As per usual, I started this journey by asking my friends what their plans were for their nursery. They informed me that they would be doing a nautical theme once their kid was old enough to be transferred to his nursery, so I decided to go with that. I pulled all of my blue fabric that I thought would work, so pretty much anything that had a water or geometric pattern and wasn't anything that would be found on land, like flowers. I bought the Preppy the Whale pattern from Elizabeth Hartman's online shop and did some major quilty math to blow it up to twice the size and then break it down into 4.5" blocks so I could continue the square background around the whale.

Once that was done, I plugged it all into my EQ7 and came up with the size I wanted for the quilt to determine how many background squares I would need to cut and to make sure I liked the placement of the whale. Once that was done, I cut the 4.5" background squares and then auditioned several colors for the whale and ended up getting some input from my friend as to which one she liked best. I cut out the pieces for the whale and then cut the background pieces that went around the whale. I sewed the whale first and was very relieved when the math all worked out and my whale looked right. The rest of the quilt top was quite easy and quick to put together.

I decided to go with a pieced back, because laziness (i.e. not wanting to take the time to match the pattern), and cut some 5x10" pieces from several of the fabrics I had used on the front to put in between the panels of blue bike path. I basted the quilt during a DCMQG sewing day and quilted it at the same meeting using my walking foot and some very loose wavy lines to indicate water currents or waves. I had brought some more red solid for the binding, but figured out halfway through making the binding that I wasn't going to have nearly enough for the quilt. I thought about my options and thought that I might have enough red and white striped binding at home to use, but that ended up not being the case either. So I bit the bullet and went online to try and find some.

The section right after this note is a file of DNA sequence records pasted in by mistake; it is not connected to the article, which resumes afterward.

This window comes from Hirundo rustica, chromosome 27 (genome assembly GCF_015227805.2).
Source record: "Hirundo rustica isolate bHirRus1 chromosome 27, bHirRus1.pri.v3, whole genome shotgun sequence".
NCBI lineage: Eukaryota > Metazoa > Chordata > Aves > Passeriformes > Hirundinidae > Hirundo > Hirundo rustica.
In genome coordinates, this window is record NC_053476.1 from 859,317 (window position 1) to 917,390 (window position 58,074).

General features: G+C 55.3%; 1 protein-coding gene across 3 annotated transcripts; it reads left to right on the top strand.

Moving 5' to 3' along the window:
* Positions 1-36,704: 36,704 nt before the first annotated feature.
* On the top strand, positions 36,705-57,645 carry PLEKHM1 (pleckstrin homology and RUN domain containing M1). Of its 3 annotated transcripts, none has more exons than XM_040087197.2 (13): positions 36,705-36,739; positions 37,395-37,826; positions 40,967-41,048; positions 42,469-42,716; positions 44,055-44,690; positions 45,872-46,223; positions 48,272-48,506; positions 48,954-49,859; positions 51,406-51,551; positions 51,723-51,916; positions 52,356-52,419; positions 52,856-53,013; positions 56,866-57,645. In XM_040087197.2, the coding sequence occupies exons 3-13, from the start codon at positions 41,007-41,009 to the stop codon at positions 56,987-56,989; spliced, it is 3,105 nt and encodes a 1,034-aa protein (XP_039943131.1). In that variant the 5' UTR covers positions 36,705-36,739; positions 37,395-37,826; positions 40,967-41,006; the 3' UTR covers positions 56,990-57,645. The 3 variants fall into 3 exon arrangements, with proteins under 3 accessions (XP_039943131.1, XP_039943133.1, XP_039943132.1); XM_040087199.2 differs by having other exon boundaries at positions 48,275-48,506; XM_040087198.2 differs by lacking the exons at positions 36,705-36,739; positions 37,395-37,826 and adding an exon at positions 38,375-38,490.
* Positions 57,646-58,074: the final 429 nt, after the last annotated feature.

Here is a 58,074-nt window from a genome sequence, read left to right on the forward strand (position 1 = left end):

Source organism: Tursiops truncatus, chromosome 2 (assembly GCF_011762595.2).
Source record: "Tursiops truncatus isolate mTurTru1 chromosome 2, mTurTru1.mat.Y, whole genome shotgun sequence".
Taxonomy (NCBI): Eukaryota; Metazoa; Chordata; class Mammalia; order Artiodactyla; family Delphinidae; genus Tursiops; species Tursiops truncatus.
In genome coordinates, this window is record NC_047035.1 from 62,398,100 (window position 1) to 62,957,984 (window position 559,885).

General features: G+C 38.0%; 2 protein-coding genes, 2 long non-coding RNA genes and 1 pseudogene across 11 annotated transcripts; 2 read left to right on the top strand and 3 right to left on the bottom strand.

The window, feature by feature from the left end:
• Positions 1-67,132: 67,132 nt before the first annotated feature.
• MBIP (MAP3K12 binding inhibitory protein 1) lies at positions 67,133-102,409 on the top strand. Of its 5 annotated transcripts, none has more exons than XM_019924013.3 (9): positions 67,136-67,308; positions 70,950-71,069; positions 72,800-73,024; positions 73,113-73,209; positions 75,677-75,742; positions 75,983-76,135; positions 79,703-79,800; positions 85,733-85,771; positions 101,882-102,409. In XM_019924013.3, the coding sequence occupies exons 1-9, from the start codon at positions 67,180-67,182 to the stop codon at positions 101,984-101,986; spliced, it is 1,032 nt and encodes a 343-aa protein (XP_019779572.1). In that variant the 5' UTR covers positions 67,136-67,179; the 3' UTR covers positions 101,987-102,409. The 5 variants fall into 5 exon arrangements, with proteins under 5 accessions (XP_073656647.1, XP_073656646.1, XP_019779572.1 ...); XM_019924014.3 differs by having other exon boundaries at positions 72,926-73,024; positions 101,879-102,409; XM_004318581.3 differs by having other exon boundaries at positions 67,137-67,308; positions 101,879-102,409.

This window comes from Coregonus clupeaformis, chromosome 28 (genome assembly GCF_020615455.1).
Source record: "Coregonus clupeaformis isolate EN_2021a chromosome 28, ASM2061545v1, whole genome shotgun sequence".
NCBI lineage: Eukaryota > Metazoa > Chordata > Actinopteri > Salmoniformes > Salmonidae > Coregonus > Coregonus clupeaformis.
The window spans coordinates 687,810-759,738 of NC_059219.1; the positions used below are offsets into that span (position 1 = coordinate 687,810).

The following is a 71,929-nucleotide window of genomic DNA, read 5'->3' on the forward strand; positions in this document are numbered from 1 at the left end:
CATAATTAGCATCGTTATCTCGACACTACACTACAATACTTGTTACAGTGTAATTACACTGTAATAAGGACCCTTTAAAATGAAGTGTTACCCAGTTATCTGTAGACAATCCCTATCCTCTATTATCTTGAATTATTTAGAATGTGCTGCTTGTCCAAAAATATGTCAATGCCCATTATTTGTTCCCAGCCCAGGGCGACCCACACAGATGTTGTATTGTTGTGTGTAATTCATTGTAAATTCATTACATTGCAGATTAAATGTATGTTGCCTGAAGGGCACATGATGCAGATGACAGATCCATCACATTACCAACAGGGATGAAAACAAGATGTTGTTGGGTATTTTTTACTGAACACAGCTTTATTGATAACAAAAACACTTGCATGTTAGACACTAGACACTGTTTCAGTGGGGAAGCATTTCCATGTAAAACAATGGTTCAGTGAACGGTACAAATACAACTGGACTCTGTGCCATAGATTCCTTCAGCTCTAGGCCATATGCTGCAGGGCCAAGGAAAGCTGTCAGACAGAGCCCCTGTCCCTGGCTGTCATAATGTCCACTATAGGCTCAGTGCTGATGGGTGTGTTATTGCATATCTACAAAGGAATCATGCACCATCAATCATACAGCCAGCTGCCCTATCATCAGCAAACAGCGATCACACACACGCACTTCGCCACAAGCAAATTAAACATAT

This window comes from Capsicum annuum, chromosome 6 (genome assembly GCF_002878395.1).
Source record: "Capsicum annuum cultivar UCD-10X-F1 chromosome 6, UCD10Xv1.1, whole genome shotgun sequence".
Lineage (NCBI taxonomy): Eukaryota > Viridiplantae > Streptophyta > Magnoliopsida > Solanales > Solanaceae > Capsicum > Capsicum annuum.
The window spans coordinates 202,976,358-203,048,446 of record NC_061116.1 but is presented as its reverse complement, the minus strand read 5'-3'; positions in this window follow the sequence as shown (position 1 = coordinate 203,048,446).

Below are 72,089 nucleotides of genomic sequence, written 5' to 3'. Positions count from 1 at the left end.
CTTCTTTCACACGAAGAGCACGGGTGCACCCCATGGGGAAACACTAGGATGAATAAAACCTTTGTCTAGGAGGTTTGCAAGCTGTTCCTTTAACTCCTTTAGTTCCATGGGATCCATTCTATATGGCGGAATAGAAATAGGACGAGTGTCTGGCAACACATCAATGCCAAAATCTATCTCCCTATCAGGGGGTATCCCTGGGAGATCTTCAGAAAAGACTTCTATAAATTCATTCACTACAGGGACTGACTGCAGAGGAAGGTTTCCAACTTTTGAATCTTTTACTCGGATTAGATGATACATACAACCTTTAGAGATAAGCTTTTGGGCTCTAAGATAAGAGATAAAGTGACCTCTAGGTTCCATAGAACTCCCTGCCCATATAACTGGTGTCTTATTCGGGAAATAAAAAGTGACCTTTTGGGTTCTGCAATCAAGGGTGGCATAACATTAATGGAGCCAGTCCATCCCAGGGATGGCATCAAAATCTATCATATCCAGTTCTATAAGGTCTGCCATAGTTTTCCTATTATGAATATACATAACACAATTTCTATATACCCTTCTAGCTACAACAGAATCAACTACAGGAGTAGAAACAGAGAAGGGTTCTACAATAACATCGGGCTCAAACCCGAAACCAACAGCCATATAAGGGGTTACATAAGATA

My search was more difficult than I thought, especially since I couldn't quite picture how large the stripes would be on most of them. I ended up finding a 1/4" stripe and bought a half yard of that. When it finally came it was a touch bigger than I was hoping for, but worked just fine anyway. It definitely gave it that nautical feel that I was looking for and complimented the red whale quite nicely. I finished the quilt with my initials and the year embroidered in the lower right hand corner, as I usually do. I know I should probably be making slightly more elaborate quilt labels with my full name and the place where I made the quilt and such for future quilt researchers, but I'm just not that dedicated.

Wednesday, July 22, 2015

WIP Wednesday

So I've been slowly but surely working on my modern birches baby quilt. I saw slowly, because my sewing room is also the nursery, so during the week, I come home from work, spend time with my son and my hubby, and then put my son to bed. So there's been no sewing. I've contemplated moving my machine downstairs, but so far that hasn't happened. However, I have managed to find a happy compromise with my husband, where we both get some alone time on the weekends, while the other watches the little man. So far this has worked out great, I get to disappear into my craft room in between feedings, and he runs off to go fishing or to dag practice.

So I have another nephew arriving in August, because apparently when one sibling decides to have a kid, we all end up with kids in the same year. I asked the awesome ladies of the DCMQG Bee to make me some blocks for the quilt, and they came through in delightful fashion. I am going to make blocks in five color ways, and am making four of each color. So I started with the oranges. First I made the strips one weekend.

Over the next two weekends, I inserted these strips into background fabric and even managed to iron and trim the blocks to the unfinished size.